Cleptoparasitic bees, commonly called "cuckoo bees" because their behavior is similar to cuckoo birds, occur in several bee families, though the name is technically best applied to the apid subfamily Nomadinae. Females of these bees lack pollen collecting structures (the scopa) and do not construct their own nests. They typically enter the nests of pollen collecting species, and lay their eggs in cells provisioned by the host bee. When the cuckoo bee larva hatches it consumes the host larva's pollen ball, and if the female cleptoparasite has not already done so, kills and eats the host larva. In a few cases where the hosts are social species, the cleptoparasite remains in the host nest and lays many eggs, sometimes even killing the host queen and replacing her.

Many cleptoparasitic bees are closely related to, and resemble, their hosts in looks and size, (i.e., the Bombus subgenus Psithyrus, which are parasitic bumblebees that infiltrate nests of species in other subgenera of Bombus). This common pattern gave rise to the ecological principle known as "Emery's Rule". Others parasitize bees in different families, like Townsendiella, a nomadine apid, one species of which is a cleptoparasite of the dasypodaid genus Hesperapis, while the other species in the same genus attack halictid bees.

Nocturnal bees

Four bee families (Andrenidae, Colletidae, Halictidae, and Apidae) contain some species that are crepuscular (these may be either the vespertine or matinal type). These bees have greatly enlarged ocelli, which are extremely sensitive to light and dark, though incapable of forming images. Many are pollinators of flowers that themselves are crepuscular, such as evening primroses, and some live in desert habitats where daytime temperatures are extremely high.

Flight

Bee in mid air flight carrying pollen in pollen basket

In M. Magnan 1934 French book Le vol des insectes, he wrote that he and a M. Saint-Lague had applied the equations of air resistance to bumblebees and found that their flight could not be explained by fixed-wing calculations, but that "One shouldn't be surprised that the results of the calculations don't square with reality".[10] This has led to a common misconception that bees "violate aerodynamic theory", but in fact it merely confirms that bees do not engage in fixed-wing flight, and that their flight is explained by other mechanics, such as those used by helicopters.[11]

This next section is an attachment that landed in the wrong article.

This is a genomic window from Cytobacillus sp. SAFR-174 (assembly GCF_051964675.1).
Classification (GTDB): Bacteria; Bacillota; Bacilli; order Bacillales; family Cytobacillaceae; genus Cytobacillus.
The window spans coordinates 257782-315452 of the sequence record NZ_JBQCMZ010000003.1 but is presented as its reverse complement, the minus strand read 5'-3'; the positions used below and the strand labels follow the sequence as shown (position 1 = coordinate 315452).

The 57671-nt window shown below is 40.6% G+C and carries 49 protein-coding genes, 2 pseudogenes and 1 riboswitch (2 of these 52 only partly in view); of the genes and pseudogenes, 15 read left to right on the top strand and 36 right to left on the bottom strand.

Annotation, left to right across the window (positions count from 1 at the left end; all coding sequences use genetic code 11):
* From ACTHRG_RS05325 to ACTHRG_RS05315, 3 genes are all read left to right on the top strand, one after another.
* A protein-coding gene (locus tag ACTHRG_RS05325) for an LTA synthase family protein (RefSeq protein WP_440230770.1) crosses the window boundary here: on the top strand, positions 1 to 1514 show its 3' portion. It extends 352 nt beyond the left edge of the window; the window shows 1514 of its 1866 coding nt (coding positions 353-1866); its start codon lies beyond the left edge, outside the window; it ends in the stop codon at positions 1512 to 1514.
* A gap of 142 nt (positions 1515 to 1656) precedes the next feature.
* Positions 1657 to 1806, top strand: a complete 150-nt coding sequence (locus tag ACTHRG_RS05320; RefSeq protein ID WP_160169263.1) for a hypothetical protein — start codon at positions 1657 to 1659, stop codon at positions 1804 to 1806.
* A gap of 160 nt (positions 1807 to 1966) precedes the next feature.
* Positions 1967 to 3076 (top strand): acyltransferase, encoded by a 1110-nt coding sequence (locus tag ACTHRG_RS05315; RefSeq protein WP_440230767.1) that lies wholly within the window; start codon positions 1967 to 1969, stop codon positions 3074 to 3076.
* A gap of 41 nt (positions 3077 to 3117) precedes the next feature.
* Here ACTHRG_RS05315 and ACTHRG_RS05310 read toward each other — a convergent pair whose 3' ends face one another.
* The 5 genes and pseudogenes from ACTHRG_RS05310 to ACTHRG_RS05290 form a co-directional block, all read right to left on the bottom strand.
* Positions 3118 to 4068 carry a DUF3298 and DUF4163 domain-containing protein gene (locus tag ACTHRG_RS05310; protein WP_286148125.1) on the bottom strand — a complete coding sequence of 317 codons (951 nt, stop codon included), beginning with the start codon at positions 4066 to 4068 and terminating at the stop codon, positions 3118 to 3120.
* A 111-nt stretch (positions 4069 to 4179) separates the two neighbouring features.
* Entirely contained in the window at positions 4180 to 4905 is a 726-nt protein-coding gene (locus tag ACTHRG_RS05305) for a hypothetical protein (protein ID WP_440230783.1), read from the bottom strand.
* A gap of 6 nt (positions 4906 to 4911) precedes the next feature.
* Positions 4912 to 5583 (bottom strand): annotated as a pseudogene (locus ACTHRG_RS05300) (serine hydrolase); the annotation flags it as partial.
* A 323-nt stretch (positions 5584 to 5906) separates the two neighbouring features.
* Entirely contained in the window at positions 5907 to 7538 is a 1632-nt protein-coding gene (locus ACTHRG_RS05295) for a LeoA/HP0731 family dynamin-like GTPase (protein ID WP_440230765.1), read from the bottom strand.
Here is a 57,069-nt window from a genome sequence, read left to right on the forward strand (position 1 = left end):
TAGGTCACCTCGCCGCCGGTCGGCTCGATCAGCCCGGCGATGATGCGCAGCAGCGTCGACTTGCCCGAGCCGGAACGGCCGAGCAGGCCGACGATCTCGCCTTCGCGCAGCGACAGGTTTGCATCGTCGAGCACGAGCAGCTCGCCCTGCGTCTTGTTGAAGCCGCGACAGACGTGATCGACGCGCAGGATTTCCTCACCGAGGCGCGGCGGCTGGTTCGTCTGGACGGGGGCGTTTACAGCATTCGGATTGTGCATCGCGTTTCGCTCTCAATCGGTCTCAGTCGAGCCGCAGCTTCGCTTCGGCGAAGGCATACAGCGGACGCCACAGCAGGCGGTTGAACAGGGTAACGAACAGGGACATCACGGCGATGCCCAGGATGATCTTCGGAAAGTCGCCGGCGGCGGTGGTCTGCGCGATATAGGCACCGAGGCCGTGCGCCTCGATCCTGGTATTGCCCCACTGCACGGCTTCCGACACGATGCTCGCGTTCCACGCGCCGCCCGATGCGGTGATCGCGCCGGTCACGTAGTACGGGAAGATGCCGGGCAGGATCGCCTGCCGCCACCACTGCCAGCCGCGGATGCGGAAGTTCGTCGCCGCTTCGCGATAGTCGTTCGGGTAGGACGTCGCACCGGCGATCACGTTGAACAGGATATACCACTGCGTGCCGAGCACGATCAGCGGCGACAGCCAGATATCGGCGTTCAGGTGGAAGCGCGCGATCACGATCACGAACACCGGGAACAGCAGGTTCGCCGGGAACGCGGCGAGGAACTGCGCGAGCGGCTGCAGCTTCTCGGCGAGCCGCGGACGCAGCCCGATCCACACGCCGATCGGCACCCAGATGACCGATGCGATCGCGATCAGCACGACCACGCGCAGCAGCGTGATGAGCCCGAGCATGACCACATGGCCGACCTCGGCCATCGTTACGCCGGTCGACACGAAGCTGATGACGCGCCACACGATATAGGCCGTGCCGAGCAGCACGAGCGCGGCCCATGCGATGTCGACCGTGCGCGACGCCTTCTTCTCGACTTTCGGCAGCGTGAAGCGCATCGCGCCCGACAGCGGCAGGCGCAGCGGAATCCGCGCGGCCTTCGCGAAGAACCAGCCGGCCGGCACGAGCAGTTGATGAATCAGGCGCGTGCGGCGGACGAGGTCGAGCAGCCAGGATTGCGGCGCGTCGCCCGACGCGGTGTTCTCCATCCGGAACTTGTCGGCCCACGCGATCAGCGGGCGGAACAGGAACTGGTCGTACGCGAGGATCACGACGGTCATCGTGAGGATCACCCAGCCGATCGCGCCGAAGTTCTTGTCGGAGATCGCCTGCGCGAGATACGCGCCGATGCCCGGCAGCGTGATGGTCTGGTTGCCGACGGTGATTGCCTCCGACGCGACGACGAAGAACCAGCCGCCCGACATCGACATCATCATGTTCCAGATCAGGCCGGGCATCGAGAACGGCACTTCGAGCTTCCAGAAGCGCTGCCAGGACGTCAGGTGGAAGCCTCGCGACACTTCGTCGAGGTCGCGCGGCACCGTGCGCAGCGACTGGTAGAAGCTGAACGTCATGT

In 1996 Charlie Ellington at Cambridge University showed that vortices created by many insects’ wings and non-linear effects were a vital source of lift;[12] vortices and non-linear phenomena are notoriously difficult areas of hydrodynamics, which has made for slow progress in theoretical understanding of insect flight.

In 2005, Michael Dickinson and his Caltech colleagues studied honey bee flight with the assistance of high-speed cinematography[13] and a giant robotic mock-up of a bee wing.[14] Their analysis revealed that sufficient lift was generated by "the unconventional combination of short, choppy wing strokes, a rapid rotation of the wing as it flops over and reverses direction, and a very fast wing-beat frequency". Wing-beat frequency normally increases as size decreases, but as the bee's wing beat covers such a small arc, it flaps approximately 230 times per second, faster than a fruitfly (200 times per second) which is 80 times smaller.[15]

Pollination

Squash bees are important pollinators of the plant genus Cucurbita and closely related plants, such as cucumbers